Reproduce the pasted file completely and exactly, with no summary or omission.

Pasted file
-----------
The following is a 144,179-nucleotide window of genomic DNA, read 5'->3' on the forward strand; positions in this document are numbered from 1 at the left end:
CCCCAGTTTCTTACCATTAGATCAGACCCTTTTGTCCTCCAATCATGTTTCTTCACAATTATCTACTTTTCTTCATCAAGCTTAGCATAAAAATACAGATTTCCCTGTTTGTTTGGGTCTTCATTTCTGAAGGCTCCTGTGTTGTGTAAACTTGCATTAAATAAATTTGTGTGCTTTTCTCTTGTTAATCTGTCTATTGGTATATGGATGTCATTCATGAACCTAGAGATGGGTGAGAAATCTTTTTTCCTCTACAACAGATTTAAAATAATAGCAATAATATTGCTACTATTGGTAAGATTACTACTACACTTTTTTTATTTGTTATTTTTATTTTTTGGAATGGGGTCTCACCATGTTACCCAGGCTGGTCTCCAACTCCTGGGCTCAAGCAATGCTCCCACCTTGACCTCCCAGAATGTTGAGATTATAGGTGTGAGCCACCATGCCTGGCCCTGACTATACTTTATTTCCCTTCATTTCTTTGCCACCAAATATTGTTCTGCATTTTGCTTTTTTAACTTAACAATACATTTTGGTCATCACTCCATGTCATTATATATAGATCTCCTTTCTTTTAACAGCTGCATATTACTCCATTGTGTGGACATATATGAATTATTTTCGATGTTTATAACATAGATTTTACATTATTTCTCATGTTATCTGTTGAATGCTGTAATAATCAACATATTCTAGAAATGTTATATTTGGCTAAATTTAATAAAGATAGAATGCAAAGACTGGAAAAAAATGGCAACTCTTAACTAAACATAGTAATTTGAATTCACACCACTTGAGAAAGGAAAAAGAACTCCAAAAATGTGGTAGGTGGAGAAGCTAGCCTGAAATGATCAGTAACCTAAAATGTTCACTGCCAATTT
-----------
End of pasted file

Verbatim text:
The following is a 144,179-nucleotide window of genomic DNA, read 5'->3' on the forward strand; positions in this document are numbered from 1 at the left end:
CCCCAGTTTCTTACCATTAGATCAGACCCTTTTGTCCTCCAATCATGTTTCTTCACAATTATCTACTTTTCTTCATCAAGCTTAGCATAAAAATACAGATTTCCCTGTTTGTTTGGGTCTTCATTTCTGAAGGCTCCTGTGTTGTGTAAACTTGCATTAAATAAATTTGTGTGCTTTTCTCTTGTTAATCTGTCTATTGGTATATGGATGTCATTCATGAACCTAGAGATGGGTGAGAAATCTTTTTTCCTCTACAACAGATTTAAAATAATAGCAATAATATTGCTACTATTGGTAAGATTACTACTACACTTTTTTTATTTGTTATTTTTATTTTTTGGAATGGGGTCTCACCATGTTACCCAGGCTGGTCTCCAACTCCTGGGCTCAAGCAATGCTCCCACCTTGACCTCCCAGAATGTTGAGATTATAGGTGTGAGCCACCATGCCTGGCCCTGACTATACTTTATTTCCCTTCATTTCTTTGCCACCAAATATTGTTCTGCATTTTGCTTTTTTAACTTAACAATACATTTTGGTCATCACTCCATGTCATTATATATAGATCTCCTTTCTTTTAACAGCTGCATATTACTCCATTGTGTGGACATATATGAATTATTTTCGATGTTTATAACATAGATTTTACATTATTTCTCATGTTATCTGTTGAATGCTGTAATAATCAACATATTCTAGAAATGTTATATTTGGCTAAATTTAATAAAGATAGAATGCAAAGACTGGAAAAAAATGGCAACTCTTAACTAAACATAGTAATTTGAATTCACACCACTTGAGAAAGGAAAAAGAACTCCAAAAATGTGGTAGGTGGAGAAGCTAGCCTGAAATGATCAGTAACCTAAAATGTTCACTGCCAATTT